, Volume 9, Issue 3, pp 140-145

Do ratings on the american board of internal medicine resident evaluation form detect differences in clinical competence?

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Abstract

Objective: To determine whether raters using the American Board of Internal Medicine (ABIM) Resident Evaluation Form can detect differences among residents in clinical competence.

Design: Cross-sectional study.

Setting: Inpatient general medicine service in a university-affiliated public hospital.

Participants: University-based internal medicine (UCIM) residents (ABIM certifying examination pass rate, 91%; mean score, 95th percentile), community hospital-based internal medicine (CHIM) residents (ABIM examination pass rate, 68%; mean score, 42nd percentile), and residents from three university-based non-internal medicine (UC non-IM) programs all assigned to the same inpatient general medicine service over a three-year period. Four hundred eighty-nine evaluations of 110 postgraduate-year-one residents were analyzed.

Measurements and main results: Mean ratings for the UCIM residents were significantly higher than those for the CHIM or UC non-IM residents (analysis of variance [ANOVA], p<0.05). Variance was smallest for the UCIM residents (F test, p<0.01), and only the UCIM residents’ mean scores were in the “superior” range (7–9) in all evaluated categories. The mean ratings for the CHIM residents while at the university-affiliated hospital were not significantly different from the ratings of the same residents at their home hospital. The ratings for the CHIM residents at either site were significantly lower than those for the UCIM residents in all categories (ANOVA, p<0.05). Factor analysis revealed a single factor accounting for 76% of the variance among the ratings with all dimensions loading high on that factor (0.75–0.95), providing evidence for a “halo” effect. Mean interrater agreement over all variables was 0.87, indicating good consistency among raters.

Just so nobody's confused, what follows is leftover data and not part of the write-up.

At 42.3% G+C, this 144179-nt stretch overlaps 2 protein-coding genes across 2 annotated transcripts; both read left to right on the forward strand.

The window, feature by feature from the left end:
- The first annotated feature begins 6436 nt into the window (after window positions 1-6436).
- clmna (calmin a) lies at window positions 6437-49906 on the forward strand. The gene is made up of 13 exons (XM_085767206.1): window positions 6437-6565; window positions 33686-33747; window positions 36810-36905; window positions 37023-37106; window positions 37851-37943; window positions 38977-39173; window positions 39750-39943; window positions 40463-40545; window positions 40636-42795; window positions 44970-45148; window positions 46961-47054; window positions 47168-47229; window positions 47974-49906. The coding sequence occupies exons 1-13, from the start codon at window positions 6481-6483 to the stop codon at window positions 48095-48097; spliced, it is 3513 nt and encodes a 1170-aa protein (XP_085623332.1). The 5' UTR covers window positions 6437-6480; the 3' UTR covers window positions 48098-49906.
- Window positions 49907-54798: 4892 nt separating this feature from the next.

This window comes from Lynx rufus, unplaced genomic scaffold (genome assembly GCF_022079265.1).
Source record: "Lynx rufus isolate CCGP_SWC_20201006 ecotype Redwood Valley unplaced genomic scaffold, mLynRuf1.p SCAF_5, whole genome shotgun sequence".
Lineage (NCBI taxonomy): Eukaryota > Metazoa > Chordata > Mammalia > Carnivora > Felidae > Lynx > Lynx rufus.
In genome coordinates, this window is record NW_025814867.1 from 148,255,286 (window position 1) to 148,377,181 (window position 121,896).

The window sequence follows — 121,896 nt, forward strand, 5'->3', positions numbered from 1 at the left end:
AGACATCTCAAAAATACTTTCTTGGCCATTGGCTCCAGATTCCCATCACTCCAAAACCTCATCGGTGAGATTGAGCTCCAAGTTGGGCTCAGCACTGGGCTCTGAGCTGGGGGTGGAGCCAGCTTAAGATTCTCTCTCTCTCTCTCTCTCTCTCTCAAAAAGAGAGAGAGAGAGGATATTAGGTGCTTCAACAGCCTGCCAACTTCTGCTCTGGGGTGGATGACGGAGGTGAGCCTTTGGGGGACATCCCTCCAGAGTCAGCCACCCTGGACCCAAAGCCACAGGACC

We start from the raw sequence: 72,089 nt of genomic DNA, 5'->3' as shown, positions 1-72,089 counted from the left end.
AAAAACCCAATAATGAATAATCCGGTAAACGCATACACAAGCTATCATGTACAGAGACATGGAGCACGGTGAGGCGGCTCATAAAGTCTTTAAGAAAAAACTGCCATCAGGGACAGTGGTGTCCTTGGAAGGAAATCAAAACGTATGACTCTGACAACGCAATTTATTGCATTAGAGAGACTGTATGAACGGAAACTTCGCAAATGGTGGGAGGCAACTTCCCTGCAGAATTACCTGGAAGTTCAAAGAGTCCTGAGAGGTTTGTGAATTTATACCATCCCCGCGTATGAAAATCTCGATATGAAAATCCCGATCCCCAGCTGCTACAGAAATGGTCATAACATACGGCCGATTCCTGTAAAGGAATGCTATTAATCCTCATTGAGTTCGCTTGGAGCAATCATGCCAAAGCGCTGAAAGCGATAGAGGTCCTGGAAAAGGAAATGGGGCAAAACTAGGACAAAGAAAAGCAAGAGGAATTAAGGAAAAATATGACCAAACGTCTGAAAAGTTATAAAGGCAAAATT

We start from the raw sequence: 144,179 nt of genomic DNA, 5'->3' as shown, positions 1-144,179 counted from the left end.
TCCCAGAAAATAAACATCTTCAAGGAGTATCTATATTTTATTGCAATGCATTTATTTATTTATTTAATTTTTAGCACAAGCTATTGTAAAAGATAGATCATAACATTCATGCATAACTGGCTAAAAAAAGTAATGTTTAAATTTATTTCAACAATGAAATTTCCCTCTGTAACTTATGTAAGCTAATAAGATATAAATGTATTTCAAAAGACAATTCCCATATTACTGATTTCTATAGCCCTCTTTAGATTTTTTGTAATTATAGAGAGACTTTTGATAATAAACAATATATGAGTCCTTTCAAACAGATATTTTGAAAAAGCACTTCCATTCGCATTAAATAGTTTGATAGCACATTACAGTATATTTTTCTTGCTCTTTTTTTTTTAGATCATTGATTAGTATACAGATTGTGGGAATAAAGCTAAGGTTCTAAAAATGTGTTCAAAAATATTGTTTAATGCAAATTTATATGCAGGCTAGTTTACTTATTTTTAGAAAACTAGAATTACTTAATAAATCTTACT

Conclusions: Ratings on the ABIM Resident Evaluation Form detect global differences among residents in clinical competence in the expected direction based on type of training program and performance on the ABIM certification examination, but fail to differentiate among the nine evaluated dimensions of clinical care. This rating method may be valid for assessing overall clinical performance, but is less useful for providing feedback in specific areas to individual residents.

Presented in part at the annual meeting of the Society of General Internal Medicine, Seattle, Washington, May 1, 1991.
Supported in part by grant PE 19179 for residency training in general internal medicine and general pediatrics from the Bureau of Health Professions, Health Resources and Services Administration of the Public Health Service.